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Meaning of ‘90210’ by ‘Travis Scott’ feat. Kacy Hill

Released: 2015

Features: Kacy Hill

Travis Scott’s “90210” featuring Kacy Hill is a vivid narrative that plunges into the depths of fame, struggle, and transformation. It contrasts the alluring, yet often misleading, glitter of Hollywood with the personal growth and internal battles of individuals, epitomized by Scott’s own journey from Houston to the heights of hip-hop royalty. The song’s title itself is a nod to the infamous Beverly Hills zip code, symbolizing the dreams and nightmares nestled within the pursuit of fame.

The opening lines immediately set the scene with a young woman, described as a “porn star girl from the valley,” who moves to Hollywood (“that alley”) chasing dreams that the zip code 90210 represents. This move is depicted as a double-edged sword—her escape to a place of perceived opportunity also becomes a source of her downfall, as indicated by the metaphor of Lake Tahoe being created from her panties. The juxtaposition of craving for a better life (“craving 9021-“) with the reality of her situation (“hooked on feeling low”) illustrates the harsh reality behind the facade of glamour in Hollywood.

Travis Scott, referring to himself in third person as “Jacques turned La Flame,” delves into his own narrative of metamorphosis and excess. The transformation from Jacques (his birth name, Jacques Webster) to La Flame signifies his rise in the hip-hop scene, while the references to drug use (“rolling on an Addy,” “pop him a pill”) underscore the coping mechanisms many turn to amidst the pressures of fame and success. The chains and the Cadillac represent the material symbols of success in hip-hop culture, but their mention in the context of finding “that alley” implies a search for meaning beyond material possessions.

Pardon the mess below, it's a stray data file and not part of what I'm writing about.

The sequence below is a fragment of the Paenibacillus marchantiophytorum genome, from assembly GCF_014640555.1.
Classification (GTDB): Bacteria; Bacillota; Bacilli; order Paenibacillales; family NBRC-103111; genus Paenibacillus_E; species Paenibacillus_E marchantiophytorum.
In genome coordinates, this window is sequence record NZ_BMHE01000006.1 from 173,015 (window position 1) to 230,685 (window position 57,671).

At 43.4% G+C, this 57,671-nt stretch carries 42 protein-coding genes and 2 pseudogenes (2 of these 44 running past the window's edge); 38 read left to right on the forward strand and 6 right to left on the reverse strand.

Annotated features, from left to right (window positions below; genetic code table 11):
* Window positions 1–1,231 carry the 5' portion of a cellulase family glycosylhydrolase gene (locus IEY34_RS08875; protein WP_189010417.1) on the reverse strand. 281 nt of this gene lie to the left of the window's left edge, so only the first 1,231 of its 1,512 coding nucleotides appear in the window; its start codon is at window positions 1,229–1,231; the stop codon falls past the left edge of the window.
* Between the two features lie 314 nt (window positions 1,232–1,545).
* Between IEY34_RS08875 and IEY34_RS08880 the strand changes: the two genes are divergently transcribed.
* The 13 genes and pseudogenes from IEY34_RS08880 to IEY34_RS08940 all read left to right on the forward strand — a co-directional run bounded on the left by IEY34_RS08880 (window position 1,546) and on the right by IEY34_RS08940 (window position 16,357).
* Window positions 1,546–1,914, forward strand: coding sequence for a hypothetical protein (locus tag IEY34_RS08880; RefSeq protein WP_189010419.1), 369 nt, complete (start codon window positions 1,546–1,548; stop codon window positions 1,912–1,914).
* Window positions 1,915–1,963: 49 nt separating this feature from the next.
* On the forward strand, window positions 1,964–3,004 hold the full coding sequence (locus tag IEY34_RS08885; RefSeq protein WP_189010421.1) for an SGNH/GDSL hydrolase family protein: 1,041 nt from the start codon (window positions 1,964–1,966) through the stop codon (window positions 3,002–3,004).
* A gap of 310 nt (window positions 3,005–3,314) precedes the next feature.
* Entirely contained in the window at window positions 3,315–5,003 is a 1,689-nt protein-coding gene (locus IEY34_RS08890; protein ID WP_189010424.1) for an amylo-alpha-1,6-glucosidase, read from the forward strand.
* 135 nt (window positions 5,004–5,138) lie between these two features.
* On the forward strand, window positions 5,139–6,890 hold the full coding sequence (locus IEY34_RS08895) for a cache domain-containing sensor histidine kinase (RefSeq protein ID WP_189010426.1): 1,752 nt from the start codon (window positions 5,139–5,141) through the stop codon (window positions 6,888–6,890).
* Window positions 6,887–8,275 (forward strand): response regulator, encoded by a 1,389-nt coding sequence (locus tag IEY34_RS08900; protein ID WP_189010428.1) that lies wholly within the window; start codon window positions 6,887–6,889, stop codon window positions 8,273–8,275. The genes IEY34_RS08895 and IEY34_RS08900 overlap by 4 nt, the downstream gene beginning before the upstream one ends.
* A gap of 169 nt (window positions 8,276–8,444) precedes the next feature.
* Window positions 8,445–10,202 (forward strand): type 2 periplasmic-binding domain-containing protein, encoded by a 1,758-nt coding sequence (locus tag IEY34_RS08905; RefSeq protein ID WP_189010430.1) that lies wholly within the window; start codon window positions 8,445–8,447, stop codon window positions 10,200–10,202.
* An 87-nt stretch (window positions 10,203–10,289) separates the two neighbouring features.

As the song transitions towards its latter half, the focus shifts from external narratives to Scott’s personal reflections on his career, family, and the authenticity of those around him. He talks about his work ethic being a concern for his grandmother and the newfound happiness of his father due to his success. This success, however, comes with its own set of challenges—fraudulent friends and the pressures of maintaining his image (“you niggas want the swag, you can’t have it”).

The narrative becomes more introspective as Scott acknowledges the sacrifices made for his fame (“I done made it now, I done found life’s meaning now”) and the realization that not all that glitters is gold. His success is bittersweet, marked by estrangement from friends and the heavy burden of expectations. The verse ends with a nod to his roots and the support system that keeps him grounded, highlighting the importance of family and genuine connections over the superficial allure of fame.

“90210” is a masterclass in storytelling, weaving together the personal and the universal in its examination of fame’s allure and its costs. By juxtaposing the dream of success with the reality of personal turmoil, Travis Scott delivers a cautionary tale that resonates with anyone who has ever sought meaning in the mirage of the spotlight. It’s a critical, yet appreciative reflection on the journey to fame, marked by Scott’s signature moody beats and introspective lyrics. Through the haze of fame and success, “90210” captures the heart of hip-hop’s narrative tradition: the quest for authenticity in a world that often demands otherwise.

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